"The Australian actors have had such a huge influence on American films and have infiltrated that work so hugely and I’m sure part of the reason is the costuming and the whole picture of the character they are presenting," says Sarah Stollman, head of Screen Design at the Australian Film Television and Radio School (AFTRS).
"There is a lot of pretence in the (United) States with actors and understandably so, they become so slick, they are trying to be perfect, and I think so many of our actors here they love working with because they might be incredibly attractive, but there’s this naturalness that comes through and maybe that carries through the way the costume designers approach the characters as well."
The other side of the Australian design aesthetic has surged on the red carpet thanks also to the high profiles of Rose Byrne, Naomi Watts, Toni Collette, Isabel Lucas, Melissa George, Teresa Palmer, Isla Fisher, Deborra-Lee Furness, Rachel Griffiths and Radha Mitchell.
Australian actresses have demonstrated their fashion power by choosing to wear local designers that are both original yet not overexposed.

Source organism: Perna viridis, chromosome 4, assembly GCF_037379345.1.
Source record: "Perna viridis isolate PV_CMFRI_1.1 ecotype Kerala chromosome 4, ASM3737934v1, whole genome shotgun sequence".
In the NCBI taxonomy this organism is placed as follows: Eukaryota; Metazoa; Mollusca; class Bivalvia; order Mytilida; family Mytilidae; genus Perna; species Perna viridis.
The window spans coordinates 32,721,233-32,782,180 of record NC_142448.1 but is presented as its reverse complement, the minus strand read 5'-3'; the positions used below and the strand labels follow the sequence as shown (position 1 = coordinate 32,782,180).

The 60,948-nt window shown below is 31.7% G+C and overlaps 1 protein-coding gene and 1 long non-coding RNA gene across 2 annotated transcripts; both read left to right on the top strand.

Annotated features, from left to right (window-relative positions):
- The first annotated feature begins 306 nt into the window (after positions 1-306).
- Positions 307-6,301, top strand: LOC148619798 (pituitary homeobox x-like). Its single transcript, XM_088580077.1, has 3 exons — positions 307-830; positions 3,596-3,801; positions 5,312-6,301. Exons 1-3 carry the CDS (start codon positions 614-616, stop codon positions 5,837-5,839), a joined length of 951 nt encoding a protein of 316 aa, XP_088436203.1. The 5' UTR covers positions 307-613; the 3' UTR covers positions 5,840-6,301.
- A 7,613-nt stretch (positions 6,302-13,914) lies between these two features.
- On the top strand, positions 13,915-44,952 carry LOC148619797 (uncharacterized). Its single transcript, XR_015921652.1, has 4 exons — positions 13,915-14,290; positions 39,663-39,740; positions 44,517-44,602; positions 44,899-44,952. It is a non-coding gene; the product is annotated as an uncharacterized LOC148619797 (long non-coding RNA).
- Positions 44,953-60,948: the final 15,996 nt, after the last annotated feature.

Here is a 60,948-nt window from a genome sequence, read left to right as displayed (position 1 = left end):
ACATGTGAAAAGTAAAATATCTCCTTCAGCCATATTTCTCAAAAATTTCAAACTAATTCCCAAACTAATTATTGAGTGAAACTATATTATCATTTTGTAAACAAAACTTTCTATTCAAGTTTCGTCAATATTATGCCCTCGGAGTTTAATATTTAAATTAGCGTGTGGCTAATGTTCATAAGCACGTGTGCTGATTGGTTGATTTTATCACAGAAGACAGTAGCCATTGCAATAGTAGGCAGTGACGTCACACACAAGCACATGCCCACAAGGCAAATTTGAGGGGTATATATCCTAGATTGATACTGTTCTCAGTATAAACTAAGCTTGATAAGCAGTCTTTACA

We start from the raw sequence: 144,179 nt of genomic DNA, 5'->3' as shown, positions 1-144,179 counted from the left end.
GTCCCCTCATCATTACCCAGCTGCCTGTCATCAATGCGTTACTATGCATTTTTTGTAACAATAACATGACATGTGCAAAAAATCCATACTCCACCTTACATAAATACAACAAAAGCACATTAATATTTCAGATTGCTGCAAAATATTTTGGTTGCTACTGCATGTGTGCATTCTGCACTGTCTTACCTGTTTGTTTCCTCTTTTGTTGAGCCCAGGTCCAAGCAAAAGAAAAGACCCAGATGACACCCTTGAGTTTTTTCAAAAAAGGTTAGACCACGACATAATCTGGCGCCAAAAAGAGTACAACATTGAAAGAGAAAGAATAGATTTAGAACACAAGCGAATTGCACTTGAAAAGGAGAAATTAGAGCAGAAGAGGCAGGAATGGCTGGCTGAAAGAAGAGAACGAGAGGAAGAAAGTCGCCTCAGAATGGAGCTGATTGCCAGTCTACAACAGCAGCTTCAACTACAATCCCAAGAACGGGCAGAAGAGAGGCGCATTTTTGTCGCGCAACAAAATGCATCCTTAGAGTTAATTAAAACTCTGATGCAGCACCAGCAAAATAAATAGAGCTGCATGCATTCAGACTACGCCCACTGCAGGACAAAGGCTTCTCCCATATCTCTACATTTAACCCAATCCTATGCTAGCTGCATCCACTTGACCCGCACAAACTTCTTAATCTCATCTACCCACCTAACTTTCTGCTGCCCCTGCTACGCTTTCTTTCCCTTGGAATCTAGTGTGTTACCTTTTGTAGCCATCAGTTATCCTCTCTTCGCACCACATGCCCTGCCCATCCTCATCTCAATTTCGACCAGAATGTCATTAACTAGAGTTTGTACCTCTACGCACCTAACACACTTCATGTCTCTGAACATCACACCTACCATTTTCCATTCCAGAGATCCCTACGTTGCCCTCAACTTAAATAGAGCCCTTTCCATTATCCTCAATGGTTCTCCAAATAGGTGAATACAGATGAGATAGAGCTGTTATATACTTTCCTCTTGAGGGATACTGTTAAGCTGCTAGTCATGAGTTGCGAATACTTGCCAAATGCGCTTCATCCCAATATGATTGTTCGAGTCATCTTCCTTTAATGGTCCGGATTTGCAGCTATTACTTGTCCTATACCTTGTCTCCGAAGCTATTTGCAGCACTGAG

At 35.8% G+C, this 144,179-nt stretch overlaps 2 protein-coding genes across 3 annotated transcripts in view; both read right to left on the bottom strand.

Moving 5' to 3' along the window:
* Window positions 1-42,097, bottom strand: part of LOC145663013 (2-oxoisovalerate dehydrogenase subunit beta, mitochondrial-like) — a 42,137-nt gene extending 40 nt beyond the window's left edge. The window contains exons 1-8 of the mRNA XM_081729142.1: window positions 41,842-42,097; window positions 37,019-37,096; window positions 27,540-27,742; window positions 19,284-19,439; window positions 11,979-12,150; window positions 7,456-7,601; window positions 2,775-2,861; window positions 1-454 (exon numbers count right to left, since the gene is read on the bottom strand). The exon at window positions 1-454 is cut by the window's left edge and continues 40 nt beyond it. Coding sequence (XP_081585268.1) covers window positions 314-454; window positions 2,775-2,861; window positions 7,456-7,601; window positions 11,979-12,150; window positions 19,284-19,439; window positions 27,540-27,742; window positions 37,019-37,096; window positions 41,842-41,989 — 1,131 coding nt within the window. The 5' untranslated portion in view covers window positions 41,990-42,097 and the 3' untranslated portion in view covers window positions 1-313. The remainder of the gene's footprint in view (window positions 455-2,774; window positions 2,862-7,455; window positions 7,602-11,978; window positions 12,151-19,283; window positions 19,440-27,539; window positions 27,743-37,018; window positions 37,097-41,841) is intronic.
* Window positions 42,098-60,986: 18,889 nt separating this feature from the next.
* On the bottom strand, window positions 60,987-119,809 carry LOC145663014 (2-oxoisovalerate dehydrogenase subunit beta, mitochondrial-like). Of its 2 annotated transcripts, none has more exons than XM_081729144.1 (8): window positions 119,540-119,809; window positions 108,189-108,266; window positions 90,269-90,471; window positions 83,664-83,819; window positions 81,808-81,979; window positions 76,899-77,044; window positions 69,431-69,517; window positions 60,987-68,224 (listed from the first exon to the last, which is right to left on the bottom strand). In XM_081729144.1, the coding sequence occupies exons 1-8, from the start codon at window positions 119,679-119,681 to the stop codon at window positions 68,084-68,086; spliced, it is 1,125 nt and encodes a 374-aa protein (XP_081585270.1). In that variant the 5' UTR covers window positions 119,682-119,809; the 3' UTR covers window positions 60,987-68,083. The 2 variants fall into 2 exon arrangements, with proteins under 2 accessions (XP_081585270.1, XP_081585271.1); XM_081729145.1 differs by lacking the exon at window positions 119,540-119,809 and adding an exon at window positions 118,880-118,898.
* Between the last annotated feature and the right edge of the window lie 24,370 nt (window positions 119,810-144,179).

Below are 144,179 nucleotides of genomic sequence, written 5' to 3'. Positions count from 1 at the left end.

"Wearing an Australian gown on the red carpet offers something that is unique," says Adam Worling, publicist to designer Lisa Ho whose creations have appeared at many international events.
"They don’t have to get into that thing which can happen with an international design of who wore it better because the dresses aren’t available two weeks after fashion week where every celebrity stylist has seen and seized them.
"Sometimes the dresses wear the people and we don’t have enormous media exposure so ours are really refreshing because they haven’t been seen on websites."